Interview with Bärbel, Captain of the ALAN KURDI
Whenever I think of you, the old german nursery rhyme comes to my mind: “We anchored off Madagascar and had the plague on board”. Are there parallels?
I have to think more of Berthold Brecht “(…) a ship with eight sails and fifty cannons will be berthed at the quay”. But in all seriousness: I am annoyed at the moment and personally, I think the measures are unnecessary, because I am fairly sure that we do not actually have the plague or Corona on board.
But nerves are still on edge?
Yes, we just do not know what is going to happen. Instructions sometimes change day-by-day.
Is it then even possible for a Captain, who is bearing the responsibility after all, to sleep at night?
Well. Now again, yes. When the guests were on board, it was indeed very, very tough. But once the situation was solved and they were handed over to the Italian Red Cross, the tensions fell. Now, there is only the crew on board, and it functions great.
Is it very painful to be condemned to inactivity now?
When I read that boats with refugees left from Libya again and no one is being saved, then the rage is coming of course. While we are sentenced to doing nothing here, people are drowning there. An unbearable situation.
Suppose you had three free wishes when it comes to sea rescues – what would they be?
Greater support from the governments for civil sea rescues, functioning official sea rescue efforts, that handle the majority of this job, and a point of access where people can be brought – regardless of whether they were saved by civil organisations, commercial ships or indeed by official forces. This undignified haggling, this situation here on board until the distribution is finally decided, is tough to endure.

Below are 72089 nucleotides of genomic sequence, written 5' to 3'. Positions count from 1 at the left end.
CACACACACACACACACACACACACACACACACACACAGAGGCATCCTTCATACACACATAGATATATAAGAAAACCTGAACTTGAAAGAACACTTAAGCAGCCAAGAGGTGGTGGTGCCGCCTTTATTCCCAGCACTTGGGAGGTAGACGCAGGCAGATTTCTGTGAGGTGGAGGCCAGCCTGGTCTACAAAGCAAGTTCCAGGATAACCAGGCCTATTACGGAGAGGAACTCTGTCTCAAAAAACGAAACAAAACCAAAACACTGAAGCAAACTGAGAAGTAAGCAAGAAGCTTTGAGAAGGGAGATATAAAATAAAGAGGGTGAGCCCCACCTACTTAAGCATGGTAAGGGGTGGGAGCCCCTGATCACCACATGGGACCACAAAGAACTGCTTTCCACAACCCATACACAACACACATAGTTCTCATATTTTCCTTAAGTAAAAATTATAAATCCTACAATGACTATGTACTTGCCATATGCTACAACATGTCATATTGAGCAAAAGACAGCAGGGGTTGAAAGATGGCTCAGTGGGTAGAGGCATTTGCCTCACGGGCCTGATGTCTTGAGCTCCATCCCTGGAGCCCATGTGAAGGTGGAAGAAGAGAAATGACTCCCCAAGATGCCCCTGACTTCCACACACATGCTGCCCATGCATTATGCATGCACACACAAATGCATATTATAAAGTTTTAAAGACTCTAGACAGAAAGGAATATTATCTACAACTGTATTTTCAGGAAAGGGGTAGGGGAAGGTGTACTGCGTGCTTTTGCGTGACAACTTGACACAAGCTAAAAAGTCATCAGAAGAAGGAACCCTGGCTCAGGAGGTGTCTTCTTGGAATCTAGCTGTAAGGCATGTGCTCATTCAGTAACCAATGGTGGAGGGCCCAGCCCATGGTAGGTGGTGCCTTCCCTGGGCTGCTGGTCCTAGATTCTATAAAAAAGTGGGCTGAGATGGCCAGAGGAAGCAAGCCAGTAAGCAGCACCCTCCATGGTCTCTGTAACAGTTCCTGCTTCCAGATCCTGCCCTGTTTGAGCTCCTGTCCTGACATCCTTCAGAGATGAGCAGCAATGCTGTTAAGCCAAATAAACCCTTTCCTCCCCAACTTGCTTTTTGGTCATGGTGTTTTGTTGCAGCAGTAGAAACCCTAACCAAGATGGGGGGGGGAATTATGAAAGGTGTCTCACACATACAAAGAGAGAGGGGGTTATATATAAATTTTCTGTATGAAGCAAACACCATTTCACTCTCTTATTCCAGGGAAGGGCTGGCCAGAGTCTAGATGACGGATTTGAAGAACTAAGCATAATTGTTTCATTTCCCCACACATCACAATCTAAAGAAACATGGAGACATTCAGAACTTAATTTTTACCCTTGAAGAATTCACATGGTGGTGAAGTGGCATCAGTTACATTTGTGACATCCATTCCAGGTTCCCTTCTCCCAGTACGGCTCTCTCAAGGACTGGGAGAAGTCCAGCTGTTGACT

The psychological toll is surely immense, how do you deal with it?
We have extensive debriefs and spoke a lot with each other. As long as the rescue is ongoing and the people are on board, we are of course totally tense. We work almost around the clock and the few minutes in between are used for sleep. There is not much time to think. But from the moment that the refugees are off the boat, we start processing things. For this, we were given professional help from Sea-Eye. This time, unfortunately, only via video conference.
What comes next after the quarantine?
The quarantine is technically over today (Saturday). But it is the weekend here, and we can only get into the harbour if someone is there to do the Coronavirus test with us. And this after we have spent 14 days cut-off from the outside world on board. If they then find out that we do not have Corona – which, by the way, takes again 24 hours until the results are in – we can start disinfecting the ship, that takes another 48 hours. And when this is done, we are looking for a port where the ALAN KURDI can be handed over to the next crew.
Whether we then have to go again into quarantine in Germany is not entirely clear yet. Probably this will differ from state to state.
Are you at all afraid of Corona?
No. The likelihood that we were infected with Corona is extremely low. Seafaring is among the ten deadliest jobs in the world, so I am much more afraid of other things. The danger, for example, that I will suffer a stroke on board is much greater. And that we could not treat on board with our means.
What is the first thing you do once you are back at home?
Calling a shipping company to tell them that I can start my new job. Through the quarantine and this whole situation, my vacation has decreased to zero. From next week, even into the negative.
Very professional. Is there a return for you to the ALAN KURDI?
I can definitely imagine that, yes. I am now for the second time already on a sea rescue mission and also this situation cannot faze me.
What personal protection mechanisms do you have that the images do not follow you in your dreams?
On the first mission, the Libyans’ move to point guns at us, to shoot into the air did impress me a lot. This time not so much anymore. I thought: They shot into the air the last time, and if we show cojones (balls) now, we will make progress.
With this in mind, let us show that. Thank you so much for the talk!
(Interview: Martin Geiger)